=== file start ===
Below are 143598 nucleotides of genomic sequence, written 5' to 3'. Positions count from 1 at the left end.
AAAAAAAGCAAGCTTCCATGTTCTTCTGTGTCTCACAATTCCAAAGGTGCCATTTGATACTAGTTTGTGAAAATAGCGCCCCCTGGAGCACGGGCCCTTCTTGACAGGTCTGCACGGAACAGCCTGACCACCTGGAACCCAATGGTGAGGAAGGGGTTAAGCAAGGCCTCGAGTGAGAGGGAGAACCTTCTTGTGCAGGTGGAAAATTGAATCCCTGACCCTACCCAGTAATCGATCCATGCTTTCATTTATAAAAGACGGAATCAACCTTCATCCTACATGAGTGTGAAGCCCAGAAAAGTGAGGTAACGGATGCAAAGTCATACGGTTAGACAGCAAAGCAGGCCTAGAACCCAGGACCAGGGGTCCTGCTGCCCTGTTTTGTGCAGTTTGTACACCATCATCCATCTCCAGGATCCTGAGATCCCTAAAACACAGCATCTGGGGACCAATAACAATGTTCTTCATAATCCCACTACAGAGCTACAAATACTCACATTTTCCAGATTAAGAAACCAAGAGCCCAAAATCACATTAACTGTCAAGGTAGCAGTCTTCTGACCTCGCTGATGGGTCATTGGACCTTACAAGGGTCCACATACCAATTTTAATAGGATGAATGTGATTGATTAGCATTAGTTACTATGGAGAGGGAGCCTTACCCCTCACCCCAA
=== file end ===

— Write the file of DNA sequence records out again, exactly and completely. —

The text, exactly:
Below are 143598 nucleotides of genomic sequence, written 5' to 3'. Positions count from 1 at the left end.
AAAAAAAGCAAGCTTCCATGTTCTTCTGTGTCTCACAATTCCAAAGGTGCCATTTGATACTAGTTTGTGAAAATAGCGCCCCCTGGAGCACGGGCCCTTCTTGACAGGTCTGCACGGAACAGCCTGACCACCTGGAACCCAATGGTGAGGAAGGGGTTAAGCAAGGCCTCGAGTGAGAGGGAGAACCTTCTTGTGCAGGTGGAAAATTGAATCCCTGACCCTACCCAGTAATCGATCCATGCTTTCATTTATAAAAGACGGAATCAACCTTCATCCTACATGAGTGTGAAGCCCAGAAAAGTGAGGTAACGGATGCAAAGTCATACGGTTAGACAGCAAAGCAGGCCTAGAACCCAGGACCAGGGGTCCTGCTGCCCTGTTTTGTGCAGTTTGTACACCATCATCCATCTCCAGGATCCTGAGATCCCTAAAACACAGCATCTGGGGACCAATAACAATGTTCTTCATAATCCCACTACAGAGCTACAAATACTCACATTTTCCAGATTAAGAAACCAAGAGCCCAAAATCACATTAACTGTCAAGGTAGCAGTCTTCTGACCTCGCTGATGGGTCATTGGACCTTACAAGGGTCCACATACCAATTTTAATAGGATGAATGTGATTGATTAGCATTAGTTACTATGGAGAGGGAGCCTTACCCCTCACCCCAA